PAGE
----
Redfin has also done surveys showing that three-quarters of its buyers want information about natural disasters before purchasing a home.

"We don't want the lack of information to result in millions of dollars of overspending on housing," says Taylor Marr, lead economist at Redfin. "This is especially true, some preliminary research has found, in low-income minorities."

Still, the real estate websites say if they share flood risk, they expect pushback from home sellers who are concerned that it makes their home less desirable.

"We need to be very careful about how we provide information," Marr says. "Could this actually reduce the value of this existing homeowner and essentially take away a lot of their net worth?"

Marr says that in a competitive market, Redfin wouldn't want flood risk to crowd out the information that's most heavily used by prospective buyers.

"If we made the whole front page just about flood risk, they might not be as easily able to navigate how long the commute is, for example," Marr says.

Jordan, of, says her team did "extensive user testing" to figure out how to present flood risk information. In the end, they decided to put both the FEMA risk designation and the private flood risk score near the top of the listing. People who click on it get more detailed information about what the flood risk means.

Jordan also points out that anyone can look up a property's flood risk on First Street's website, which means that information could be part of real estate transactions whether current homeowners know about it or not. "The data is going to be figured out at some point," she says. "It's better that it be disclosed at the beginning."

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Many people who lose their homes in wildfires or in hurricanes did not know they were in harm's way. You can understand how this might happen. You know that the house is near the woods or near the coast. But you don't quite realize the risk, don't quite realize the extent of the danger. One major real estate site is now showing a home's flood risk along with photos of the kitchen and living room so that people will know. This is one way that climate change has become a more direct part of home-buying, a long-term decision that a lot of people make. Our reporting from NPR's climate team starts with NPR's Rebecca Hersher.

REBECCA HERSHER, BYLINE: It's obvious to a lot of Americans that climate change means more flooding.


UNIDENTIFIED REPORTER #1: More than 1,000 homes and businesses are flooded in the Jackson, Miss.

UNIDENTIFIED REPORTER #2: Southern Louisiana. More than 60,000 homes have been damaged...

UNIDENTIFIED REPORTER #3: Northwest of Omaha is still dealing with the mess...

UNIDENTIFIED REPORTER #4: More than 400 homeowners...

HERSHER: But even though government flood maps have been around since the '70s, there was no mention of flooding on real estate websites until today. Leslie Jordan is a vice president of the website, which lists more than 110 million homes.

LESLIE JORDAN: Flooding is the most common and costly natural disaster in the U.S.

HERSHER: So has added flood information to every listing. Jordan says that's thanks in part to a new, privately funded flood information project called Flood Factor. Matt Eby is one of the co-founders of Flood Factor, which rates houses on a scale from 1 to 10.

MATT EBY: So if it's very likely in a very deep flood, you'll get a flood factor of 10 for that property. If it's very unlikely, then it'll be a flood factor of 1.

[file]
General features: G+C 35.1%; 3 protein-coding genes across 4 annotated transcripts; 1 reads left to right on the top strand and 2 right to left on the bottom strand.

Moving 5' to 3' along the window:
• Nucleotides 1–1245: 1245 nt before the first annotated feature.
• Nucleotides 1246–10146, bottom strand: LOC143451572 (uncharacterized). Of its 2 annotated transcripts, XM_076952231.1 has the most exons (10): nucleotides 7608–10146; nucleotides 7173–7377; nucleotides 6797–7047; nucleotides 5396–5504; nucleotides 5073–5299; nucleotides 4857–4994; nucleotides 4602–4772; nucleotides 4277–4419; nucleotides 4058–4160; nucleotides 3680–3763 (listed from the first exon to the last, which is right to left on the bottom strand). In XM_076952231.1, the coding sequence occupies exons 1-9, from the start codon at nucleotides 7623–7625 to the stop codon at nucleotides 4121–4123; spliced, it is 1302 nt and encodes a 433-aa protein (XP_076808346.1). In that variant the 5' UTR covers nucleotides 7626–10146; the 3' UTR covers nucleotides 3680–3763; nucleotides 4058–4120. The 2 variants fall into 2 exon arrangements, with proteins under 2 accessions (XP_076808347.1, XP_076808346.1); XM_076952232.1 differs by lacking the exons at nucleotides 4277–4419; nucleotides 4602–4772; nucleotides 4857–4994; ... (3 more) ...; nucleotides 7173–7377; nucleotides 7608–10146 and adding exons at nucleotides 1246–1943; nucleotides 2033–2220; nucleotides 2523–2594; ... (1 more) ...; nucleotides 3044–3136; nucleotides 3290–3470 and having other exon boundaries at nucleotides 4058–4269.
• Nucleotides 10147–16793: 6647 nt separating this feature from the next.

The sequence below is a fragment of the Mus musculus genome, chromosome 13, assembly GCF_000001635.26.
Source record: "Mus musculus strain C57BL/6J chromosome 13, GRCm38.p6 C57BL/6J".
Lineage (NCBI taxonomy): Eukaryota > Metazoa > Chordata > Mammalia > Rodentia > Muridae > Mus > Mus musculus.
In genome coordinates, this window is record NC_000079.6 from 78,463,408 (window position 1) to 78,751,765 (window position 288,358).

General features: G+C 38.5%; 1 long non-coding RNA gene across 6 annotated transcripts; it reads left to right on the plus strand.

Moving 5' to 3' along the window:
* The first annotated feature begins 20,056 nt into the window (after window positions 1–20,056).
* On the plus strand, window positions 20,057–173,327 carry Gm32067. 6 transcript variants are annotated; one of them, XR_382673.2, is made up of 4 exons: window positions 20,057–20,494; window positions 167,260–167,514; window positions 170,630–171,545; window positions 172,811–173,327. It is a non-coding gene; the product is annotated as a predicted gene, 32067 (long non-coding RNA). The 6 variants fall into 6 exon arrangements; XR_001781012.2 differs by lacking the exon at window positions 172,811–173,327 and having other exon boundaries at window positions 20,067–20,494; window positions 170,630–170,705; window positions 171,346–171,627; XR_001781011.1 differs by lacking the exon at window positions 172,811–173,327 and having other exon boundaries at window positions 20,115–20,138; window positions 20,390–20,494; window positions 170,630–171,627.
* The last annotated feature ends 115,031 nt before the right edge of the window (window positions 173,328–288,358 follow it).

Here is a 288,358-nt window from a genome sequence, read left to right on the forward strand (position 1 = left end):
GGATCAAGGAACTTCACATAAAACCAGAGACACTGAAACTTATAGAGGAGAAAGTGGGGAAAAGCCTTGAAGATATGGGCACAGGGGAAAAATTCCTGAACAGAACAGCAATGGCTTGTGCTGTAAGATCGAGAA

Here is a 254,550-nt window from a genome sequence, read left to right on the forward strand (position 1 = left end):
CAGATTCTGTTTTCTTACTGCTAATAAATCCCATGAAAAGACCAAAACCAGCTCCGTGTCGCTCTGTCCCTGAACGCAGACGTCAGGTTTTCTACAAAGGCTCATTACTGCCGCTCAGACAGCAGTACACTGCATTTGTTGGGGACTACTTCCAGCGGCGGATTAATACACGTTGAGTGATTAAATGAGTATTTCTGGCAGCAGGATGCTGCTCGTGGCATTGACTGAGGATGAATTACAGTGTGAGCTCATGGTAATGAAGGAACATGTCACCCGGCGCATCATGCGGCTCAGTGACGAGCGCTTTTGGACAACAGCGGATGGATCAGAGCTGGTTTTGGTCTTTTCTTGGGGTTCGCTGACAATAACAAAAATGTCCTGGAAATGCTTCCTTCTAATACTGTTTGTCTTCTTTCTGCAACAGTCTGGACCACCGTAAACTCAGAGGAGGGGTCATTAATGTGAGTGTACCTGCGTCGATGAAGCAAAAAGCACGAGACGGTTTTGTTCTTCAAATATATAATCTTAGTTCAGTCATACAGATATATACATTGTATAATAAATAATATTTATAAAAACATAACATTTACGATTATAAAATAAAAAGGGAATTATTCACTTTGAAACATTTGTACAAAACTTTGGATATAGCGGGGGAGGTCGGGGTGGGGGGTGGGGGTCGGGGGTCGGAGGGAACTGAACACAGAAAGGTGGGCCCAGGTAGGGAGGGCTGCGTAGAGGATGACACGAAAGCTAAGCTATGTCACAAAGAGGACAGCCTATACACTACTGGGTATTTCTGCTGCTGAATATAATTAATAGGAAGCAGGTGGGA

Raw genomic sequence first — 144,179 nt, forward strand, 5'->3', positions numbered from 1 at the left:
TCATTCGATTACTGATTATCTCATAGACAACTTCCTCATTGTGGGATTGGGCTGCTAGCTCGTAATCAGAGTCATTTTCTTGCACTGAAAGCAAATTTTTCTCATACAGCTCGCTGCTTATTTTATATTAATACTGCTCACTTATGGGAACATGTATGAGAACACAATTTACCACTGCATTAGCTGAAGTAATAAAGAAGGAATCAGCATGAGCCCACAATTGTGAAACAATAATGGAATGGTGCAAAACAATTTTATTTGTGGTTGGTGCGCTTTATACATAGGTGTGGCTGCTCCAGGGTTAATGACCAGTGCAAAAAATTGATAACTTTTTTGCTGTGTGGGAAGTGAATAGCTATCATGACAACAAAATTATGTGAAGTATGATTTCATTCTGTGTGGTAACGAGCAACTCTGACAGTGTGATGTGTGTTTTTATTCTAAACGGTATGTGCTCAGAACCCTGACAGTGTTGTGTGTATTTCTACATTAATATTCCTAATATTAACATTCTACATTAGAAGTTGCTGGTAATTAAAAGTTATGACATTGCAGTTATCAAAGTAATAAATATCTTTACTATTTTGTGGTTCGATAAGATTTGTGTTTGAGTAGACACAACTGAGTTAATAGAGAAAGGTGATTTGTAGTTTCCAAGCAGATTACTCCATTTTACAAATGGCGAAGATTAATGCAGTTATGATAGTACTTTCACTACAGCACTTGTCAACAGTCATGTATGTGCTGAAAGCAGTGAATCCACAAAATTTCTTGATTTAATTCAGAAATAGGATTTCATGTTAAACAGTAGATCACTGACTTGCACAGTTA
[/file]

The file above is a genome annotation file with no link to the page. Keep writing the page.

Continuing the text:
HERSHER: The ratings take into account climate change, particularly sea level rise and more extreme rain. Eby says that kind of info has actually been out there for years. It's just that regular people haven't had access to it.

EBY: A democratization of this information is the way that we like to think about it, because there are people who already have this information. And they're already acting on it.

HERSHER: People like mortgage and insurance companies and large real estate developers, some of which have fought against public flood disclosure laws.

So are other real estate sites also going to add this flood information? Can you say?

EBY: We are hopeful and happy to engage in those conversations with folks.

HERSHER: And that less-than-specific answer made my colleague on NPR's climate team, Lauren Sommer, wonder, what is going on with the other real estate websites. So she called them.

LAUREN SOMMER, BYLINE: First up, I asked Zillow if they're thinking about publishing flood risk.

JEFF TUCKER: There are a number of challenges with that. And it's something that I think, sooner or later, would be a great feature to include.

SOMMER: Jeff Tucker is an economist at Zillow who has studied how the homes they help sell are at risk from climate change.

TUCKER: Hundreds of billions of dollars, yeah, just tremendous amount of real estate at risk primarily from coastal flooding, for instance.

SOMMER: Tucker says the company has had internal discussions about including flood risk. But they expect pushback from some users.

TUCKER: The current homeowners may be very unhappy to to have that kind of information surface if they're interested in selling their home.

SOMMER: I heard the same thing from Taylor Marr, lead economist at Redfin.

TAYLOR MARR: Could this actually reduce the value of this existing homeowner and, essentially, take away a lot of their net worth?

SOMMER: Marr says, on the buyer side, Redfin surveys show that three-quarters of them want to know about natural disasters before making an offer. But he says that info can't crowd out other info on the website.

MARR: If we made the whole front page just about flood risk, they might not be as easily able to navigate how long the commute is, for example.

SOMMER: Marr says they're looking at testing including flood risk. But there are no firm plans yet. Zillow and the other site it owns, Trulia, also have no plans to publish flood risk or info about any other climate-related disasters.

Lauren Sommer, NPR News.

(SOUNDBITE OF WMD'S "MOONPOOL") Transcript provided by NPR, Copyright NPR.